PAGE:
Under this plan, the $5.2 billion increase in expenditures estimated under a business-as-usual approach could be cut by more than $3.3 billion, as shown in Figure 10. This proposal is ambitious, and it is unlikely that all of the pieces could be made to fall together. Nonetheless, each idea implemented produces cost savings, and the proposals are sufficiently independent of each other so that enactment of even some of them would reduce significantly the cost of enrolling the additional students of Tidal Wave II.

2. Student Charges
Three of the reports have specific recommendations regarding the growth of student charges, while one (the RAND report) raises issues, but does not advance a firm recommendation. The Citizens Commission is quite precise: "Resident student fees should be changed annually by a fixed amount based on changes in an index which measures income available to Californians."12 Under that policy, charges would increase by 4.6% per year during the next five years. Furthermore, the commission would put an end to the policy, embodied in the first compact with Governor Wilson, of "recycling" one-third of the fee increases as student financial aid, a policy some view as robbing Peter to pay Paul. Instead, they argue that all financial aid should be provided directly through state appropriations.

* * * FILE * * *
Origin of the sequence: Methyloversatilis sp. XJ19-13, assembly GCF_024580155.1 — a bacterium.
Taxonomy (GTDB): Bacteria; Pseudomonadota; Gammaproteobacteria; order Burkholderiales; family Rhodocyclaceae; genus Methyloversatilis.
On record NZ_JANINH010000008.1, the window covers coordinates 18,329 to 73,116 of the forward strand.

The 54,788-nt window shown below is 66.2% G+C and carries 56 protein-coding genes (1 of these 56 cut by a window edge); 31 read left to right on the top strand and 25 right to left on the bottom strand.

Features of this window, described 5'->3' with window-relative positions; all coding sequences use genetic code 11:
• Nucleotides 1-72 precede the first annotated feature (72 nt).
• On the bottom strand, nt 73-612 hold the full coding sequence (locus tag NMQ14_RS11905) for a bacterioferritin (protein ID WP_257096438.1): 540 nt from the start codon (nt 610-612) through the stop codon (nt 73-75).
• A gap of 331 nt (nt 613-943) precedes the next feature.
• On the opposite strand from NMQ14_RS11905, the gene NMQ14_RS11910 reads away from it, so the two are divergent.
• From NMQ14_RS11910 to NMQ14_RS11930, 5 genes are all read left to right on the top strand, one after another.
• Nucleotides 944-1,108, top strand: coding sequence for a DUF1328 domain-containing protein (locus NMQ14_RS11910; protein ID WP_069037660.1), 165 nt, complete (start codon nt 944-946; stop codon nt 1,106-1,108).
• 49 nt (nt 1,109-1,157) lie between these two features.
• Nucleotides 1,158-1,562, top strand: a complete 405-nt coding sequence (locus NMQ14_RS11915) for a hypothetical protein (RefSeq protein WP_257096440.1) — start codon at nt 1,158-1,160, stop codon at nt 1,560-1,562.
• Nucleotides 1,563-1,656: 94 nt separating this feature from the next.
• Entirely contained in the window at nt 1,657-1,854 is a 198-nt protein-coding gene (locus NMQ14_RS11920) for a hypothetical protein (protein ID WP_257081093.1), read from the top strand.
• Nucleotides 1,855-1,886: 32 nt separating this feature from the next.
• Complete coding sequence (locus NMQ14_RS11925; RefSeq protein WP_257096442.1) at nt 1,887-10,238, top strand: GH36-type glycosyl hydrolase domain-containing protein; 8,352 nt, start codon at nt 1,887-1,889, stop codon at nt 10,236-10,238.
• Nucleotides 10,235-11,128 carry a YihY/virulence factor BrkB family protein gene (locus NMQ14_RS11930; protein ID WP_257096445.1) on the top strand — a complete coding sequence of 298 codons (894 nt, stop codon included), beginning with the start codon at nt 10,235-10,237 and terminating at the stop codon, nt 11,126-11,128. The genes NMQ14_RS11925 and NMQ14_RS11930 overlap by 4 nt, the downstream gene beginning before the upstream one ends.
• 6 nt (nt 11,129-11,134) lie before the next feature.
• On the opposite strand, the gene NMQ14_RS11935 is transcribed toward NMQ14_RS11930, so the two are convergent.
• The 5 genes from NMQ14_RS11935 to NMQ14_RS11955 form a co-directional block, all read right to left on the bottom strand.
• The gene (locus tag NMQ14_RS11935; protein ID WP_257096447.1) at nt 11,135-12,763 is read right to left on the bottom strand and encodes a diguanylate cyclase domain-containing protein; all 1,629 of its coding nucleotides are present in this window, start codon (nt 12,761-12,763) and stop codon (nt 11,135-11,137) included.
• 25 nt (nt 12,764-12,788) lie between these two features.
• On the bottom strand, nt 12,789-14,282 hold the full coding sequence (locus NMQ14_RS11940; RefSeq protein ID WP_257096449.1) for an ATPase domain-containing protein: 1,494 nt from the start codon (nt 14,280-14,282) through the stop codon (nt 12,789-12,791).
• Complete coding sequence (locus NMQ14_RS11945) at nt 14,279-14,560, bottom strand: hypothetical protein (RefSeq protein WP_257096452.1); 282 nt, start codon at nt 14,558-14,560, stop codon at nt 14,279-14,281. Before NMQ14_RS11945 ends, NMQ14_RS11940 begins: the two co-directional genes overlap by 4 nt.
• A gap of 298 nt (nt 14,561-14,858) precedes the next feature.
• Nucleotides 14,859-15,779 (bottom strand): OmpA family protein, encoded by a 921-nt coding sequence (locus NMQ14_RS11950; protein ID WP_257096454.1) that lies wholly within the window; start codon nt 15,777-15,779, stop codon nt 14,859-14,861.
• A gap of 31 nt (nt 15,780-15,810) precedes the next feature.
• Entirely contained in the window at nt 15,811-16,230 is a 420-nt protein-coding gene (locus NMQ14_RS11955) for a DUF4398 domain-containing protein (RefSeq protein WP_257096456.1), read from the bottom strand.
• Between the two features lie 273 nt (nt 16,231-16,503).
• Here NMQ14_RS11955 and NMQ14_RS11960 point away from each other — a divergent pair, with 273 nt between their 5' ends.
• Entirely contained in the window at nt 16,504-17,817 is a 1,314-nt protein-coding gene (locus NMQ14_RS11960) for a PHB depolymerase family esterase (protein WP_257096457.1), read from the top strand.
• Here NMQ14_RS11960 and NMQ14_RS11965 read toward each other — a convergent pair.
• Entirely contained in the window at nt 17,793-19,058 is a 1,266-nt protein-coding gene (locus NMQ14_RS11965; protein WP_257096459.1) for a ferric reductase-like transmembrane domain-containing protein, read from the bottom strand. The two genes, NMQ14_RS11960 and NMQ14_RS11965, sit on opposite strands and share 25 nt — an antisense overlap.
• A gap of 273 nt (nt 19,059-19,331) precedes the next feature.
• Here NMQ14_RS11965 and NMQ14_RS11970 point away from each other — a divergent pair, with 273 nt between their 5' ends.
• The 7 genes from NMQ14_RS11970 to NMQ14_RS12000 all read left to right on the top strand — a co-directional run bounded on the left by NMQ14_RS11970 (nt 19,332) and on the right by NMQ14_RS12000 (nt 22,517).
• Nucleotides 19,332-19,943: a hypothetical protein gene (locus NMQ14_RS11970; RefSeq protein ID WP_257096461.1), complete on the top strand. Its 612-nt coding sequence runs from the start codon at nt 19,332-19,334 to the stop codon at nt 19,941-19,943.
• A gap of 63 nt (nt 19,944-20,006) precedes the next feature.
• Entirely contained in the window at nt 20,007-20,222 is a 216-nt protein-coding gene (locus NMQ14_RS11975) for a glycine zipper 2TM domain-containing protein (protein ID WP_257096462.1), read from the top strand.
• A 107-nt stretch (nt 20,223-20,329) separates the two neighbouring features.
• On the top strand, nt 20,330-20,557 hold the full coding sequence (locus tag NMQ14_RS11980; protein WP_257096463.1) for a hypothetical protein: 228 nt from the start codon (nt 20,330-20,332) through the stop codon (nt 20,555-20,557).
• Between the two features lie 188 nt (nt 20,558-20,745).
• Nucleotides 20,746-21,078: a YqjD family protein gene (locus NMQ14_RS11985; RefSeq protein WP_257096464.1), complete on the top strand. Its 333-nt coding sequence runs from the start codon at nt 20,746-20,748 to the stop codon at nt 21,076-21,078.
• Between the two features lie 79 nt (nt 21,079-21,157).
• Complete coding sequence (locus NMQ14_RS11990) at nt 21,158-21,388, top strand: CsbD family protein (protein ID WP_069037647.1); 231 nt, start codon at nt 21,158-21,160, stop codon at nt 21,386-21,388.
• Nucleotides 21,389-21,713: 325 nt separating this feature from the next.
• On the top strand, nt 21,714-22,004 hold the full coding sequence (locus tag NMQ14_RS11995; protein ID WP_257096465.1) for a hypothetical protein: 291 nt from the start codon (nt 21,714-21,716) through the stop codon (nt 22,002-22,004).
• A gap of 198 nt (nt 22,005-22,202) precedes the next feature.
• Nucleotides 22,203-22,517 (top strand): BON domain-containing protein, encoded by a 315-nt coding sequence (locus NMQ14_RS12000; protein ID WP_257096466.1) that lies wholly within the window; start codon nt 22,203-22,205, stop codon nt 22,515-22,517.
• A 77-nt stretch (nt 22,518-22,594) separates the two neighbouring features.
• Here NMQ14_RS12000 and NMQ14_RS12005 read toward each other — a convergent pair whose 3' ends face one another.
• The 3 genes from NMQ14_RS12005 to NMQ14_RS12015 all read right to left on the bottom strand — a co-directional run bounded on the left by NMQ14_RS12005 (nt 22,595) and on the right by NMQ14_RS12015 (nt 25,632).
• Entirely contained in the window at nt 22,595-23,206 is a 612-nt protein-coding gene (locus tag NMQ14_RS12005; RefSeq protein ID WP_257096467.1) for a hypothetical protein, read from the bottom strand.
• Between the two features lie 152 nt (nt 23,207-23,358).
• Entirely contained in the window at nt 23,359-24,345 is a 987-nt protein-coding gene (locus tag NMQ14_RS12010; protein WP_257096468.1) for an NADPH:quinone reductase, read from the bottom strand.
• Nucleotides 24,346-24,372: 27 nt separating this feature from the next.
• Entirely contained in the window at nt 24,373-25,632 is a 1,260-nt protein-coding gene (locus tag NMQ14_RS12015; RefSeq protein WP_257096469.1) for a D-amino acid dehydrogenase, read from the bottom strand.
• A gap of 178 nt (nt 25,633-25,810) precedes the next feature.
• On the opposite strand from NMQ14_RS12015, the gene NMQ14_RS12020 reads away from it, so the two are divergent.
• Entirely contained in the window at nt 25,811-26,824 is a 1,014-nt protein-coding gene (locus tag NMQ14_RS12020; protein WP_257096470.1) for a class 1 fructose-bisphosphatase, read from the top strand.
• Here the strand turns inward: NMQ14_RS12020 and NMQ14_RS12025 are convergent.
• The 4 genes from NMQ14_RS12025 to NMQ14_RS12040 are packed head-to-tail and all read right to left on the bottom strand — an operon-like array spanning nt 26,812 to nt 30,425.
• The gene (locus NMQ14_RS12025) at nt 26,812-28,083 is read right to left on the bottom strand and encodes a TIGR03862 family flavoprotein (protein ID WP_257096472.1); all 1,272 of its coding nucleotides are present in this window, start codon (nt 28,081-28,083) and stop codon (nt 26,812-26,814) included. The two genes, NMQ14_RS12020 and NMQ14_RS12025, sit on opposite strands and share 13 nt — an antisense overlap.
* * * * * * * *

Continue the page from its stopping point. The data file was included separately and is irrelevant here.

The Education Roundtable report argues for a fee policy that "provides for fees to grow at a rate equivalent to the percentage increase in the state’s per capita personal income."13 Unlike the Citizens Commission, the Education Roundtable would continue the policy of "recycling" a portion of student fee increases into student aid.

Shared Responsibility argues that "undergraduate student fee increases should be based on two factors: (1) affordability, as measured by the rate of growth of personal income in California, and (2) the student share of the cost of additional undergraduate enrollments."14 In particular, the report argues that fees should not increase by more than 6% per year in UC, by more than 5% at CSU, and by more than 4% at the community colleges. It also agrees with the Citizens Commission that "recycling" fee increases should cease, with direct appropriations for that purpose to the Student Aid Commission.

The RAND report raises the following questions, without proposing an answer: What are the appropriate shares of educational cost for the student, state and federal governments, and the institutions to bear? Should student support be distributed directly to students, as is true of federal Pell Grants, or should the subsidy be provided indirectly, by supporting the institutions and keeping tuition universally low, regardless of student income? Should aid be based exclusively on need, or should merit play a role? And should the public institutions receive a guaranteed share of the state’s revenue, as Proposition 98 provides for K-12 education and the community colleges? These are all valid questions; the report remains silent on the answers.